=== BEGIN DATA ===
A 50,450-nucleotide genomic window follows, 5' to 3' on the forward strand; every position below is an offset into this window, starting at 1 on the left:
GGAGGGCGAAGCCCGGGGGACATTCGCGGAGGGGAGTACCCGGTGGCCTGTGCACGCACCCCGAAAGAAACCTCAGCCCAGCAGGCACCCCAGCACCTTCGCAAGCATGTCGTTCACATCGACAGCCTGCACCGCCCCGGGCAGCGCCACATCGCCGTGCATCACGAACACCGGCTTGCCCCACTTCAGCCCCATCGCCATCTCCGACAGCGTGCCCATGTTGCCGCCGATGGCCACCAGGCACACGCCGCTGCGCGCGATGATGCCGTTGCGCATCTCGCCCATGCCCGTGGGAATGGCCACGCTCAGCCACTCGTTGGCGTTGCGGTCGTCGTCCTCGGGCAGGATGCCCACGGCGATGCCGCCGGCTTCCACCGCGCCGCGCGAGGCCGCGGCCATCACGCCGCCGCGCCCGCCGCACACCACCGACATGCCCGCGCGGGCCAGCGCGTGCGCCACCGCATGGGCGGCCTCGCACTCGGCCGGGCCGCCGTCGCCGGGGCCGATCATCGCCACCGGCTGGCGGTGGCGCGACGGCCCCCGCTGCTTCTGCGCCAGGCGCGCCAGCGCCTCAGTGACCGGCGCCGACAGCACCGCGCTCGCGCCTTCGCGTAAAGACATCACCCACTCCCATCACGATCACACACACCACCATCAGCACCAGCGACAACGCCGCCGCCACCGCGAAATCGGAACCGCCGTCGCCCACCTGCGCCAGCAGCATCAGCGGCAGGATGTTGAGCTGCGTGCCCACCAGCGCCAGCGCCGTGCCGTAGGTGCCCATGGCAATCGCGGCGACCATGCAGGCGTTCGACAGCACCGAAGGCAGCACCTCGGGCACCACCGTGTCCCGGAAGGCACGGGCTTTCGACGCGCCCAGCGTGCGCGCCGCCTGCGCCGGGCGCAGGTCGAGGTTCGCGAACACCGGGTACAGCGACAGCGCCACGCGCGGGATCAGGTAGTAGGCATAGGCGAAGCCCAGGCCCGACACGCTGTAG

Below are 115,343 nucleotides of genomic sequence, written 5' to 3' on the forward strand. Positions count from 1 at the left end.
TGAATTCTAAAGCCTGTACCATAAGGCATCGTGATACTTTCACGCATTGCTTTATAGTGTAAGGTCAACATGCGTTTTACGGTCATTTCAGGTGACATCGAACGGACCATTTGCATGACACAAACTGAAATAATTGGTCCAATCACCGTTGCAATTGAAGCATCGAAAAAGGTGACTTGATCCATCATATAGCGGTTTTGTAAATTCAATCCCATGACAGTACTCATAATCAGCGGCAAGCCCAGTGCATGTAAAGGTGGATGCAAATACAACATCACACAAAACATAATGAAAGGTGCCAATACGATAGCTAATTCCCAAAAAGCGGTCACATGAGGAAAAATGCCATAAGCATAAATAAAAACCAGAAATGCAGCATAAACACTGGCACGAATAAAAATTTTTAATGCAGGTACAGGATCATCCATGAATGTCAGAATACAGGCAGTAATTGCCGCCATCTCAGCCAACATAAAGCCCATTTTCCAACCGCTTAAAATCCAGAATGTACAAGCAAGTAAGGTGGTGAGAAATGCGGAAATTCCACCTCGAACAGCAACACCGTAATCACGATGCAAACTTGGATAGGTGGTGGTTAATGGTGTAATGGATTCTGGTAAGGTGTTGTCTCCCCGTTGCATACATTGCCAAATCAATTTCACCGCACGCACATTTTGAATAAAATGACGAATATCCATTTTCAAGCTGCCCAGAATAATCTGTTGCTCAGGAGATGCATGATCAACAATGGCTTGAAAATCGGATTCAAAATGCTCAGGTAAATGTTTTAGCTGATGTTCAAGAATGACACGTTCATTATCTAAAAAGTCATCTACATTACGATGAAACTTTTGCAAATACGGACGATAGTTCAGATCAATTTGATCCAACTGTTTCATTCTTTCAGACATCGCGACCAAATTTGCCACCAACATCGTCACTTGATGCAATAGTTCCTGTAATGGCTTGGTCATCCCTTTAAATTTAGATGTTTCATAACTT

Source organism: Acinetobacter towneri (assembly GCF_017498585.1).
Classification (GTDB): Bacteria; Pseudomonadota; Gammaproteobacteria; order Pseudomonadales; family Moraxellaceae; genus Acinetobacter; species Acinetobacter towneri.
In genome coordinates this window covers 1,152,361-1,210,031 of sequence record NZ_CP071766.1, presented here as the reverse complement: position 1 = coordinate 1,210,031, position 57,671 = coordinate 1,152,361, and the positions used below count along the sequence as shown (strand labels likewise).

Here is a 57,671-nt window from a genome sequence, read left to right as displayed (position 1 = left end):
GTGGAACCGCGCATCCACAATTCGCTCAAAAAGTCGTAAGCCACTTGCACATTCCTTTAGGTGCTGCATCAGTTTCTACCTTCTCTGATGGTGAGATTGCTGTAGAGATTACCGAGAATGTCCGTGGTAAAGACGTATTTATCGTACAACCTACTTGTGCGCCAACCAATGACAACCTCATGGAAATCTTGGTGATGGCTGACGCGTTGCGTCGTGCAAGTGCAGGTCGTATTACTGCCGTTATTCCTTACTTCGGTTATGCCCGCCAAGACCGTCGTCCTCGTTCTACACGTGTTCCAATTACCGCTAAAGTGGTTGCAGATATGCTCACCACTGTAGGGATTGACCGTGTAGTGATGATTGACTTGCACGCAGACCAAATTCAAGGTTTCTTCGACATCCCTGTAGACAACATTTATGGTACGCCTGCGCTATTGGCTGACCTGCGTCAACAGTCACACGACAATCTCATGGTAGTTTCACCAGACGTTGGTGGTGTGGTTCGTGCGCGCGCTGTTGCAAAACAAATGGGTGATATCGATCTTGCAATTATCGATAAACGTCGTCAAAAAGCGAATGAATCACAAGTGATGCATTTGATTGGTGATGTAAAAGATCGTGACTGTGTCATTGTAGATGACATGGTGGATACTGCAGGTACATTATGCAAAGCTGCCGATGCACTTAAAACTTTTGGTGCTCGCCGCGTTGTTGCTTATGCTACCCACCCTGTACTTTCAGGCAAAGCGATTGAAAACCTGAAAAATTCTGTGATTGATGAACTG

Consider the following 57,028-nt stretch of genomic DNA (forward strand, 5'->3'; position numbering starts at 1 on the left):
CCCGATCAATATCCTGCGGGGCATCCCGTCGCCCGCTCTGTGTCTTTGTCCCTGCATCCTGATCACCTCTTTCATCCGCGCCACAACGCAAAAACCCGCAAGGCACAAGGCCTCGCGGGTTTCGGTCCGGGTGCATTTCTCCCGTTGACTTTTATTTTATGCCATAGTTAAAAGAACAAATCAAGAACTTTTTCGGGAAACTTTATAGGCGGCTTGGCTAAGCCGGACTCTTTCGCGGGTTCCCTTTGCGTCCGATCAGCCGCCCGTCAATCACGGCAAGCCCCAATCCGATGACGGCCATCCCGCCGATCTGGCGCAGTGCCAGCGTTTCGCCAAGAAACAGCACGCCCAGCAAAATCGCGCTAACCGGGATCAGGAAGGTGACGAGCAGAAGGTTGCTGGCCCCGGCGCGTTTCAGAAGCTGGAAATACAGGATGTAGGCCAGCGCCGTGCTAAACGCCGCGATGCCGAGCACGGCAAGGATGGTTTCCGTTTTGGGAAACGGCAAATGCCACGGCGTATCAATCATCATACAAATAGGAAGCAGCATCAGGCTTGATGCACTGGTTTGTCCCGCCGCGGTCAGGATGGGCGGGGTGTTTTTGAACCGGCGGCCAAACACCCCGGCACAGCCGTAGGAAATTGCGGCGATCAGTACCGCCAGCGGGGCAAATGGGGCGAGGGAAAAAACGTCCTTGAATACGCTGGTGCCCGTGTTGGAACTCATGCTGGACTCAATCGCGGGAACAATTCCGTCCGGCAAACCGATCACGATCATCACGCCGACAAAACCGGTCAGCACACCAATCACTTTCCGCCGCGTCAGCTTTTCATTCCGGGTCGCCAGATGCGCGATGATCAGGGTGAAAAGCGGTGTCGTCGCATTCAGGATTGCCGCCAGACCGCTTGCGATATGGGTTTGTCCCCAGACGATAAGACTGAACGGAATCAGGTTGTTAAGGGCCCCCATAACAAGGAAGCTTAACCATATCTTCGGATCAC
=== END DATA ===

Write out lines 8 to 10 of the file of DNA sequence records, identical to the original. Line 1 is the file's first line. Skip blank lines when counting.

Here is a 57,671-nt window from a genome sequence, read left to right as displayed (position 1 = left end):
GTGGAACCGCGCATCCACAATTCGCTCAAAAAGTCGTAAGCCACTTGCACATTCCTTTAGGTGCTGCATCAGTTTCTACCTTCTCTGATGGTGAGATTGCTGTAGAGATTACCGAGAATGTCCGTGGTAAAGACGTATTTATCGTACAACCTACTTGTGCGCCAACCAATGACAACCTCATGGAAATCTTGGTGATGGCTGACGCGTTGCGTCGTGCAAGTGCAGGTCGTATTACTGCCGTTATTCCTTACTTCGGTTATGCCCGCCAAGACCGTCGTCCTCGTTCTACACGTGTTCCAATTACCGCTAAAGTGGTTGCAGATATGCTCACCACTGTAGGGATTGACCGTGTAGTGATGATTGACTTGCACGCAGACCAAATTCAAGGTTTCTTCGACATCCCTGTAGACAACATTTATGGTACGCCTGCGCTATTGGCTGACCTGCGTCAACAGTCACACGACAATCTCATGGTAGTTTCACCAGACGTTGGTGGTGTGGTTCGTGCGCGCGCTGTTGCAAAACAAATGGGTGATATCGATCTTGCAATTATCGATAAACGTCGTCAAAAAGCGAATGAATCACAAGTGATGCATTTGATTGGTGATGTAAAAGATCGTGACTGTGTCATTGTAGATGACATGGTGGATACTGCAGGTACATTATGCAAAGCTGCCGATGCACTTAAAACTTTTGGTGCTCGCCGCGTTGTTGCTTATGCTACCCACCCTGTACTTTCAGGCAAAGCGATTGAAAACCTGAAAAATTCTGTGATTGATGAACTG

Consider the following 57,028-nt stretch of genomic DNA (forward strand, 5'->3'; position numbering starts at 1 on the left):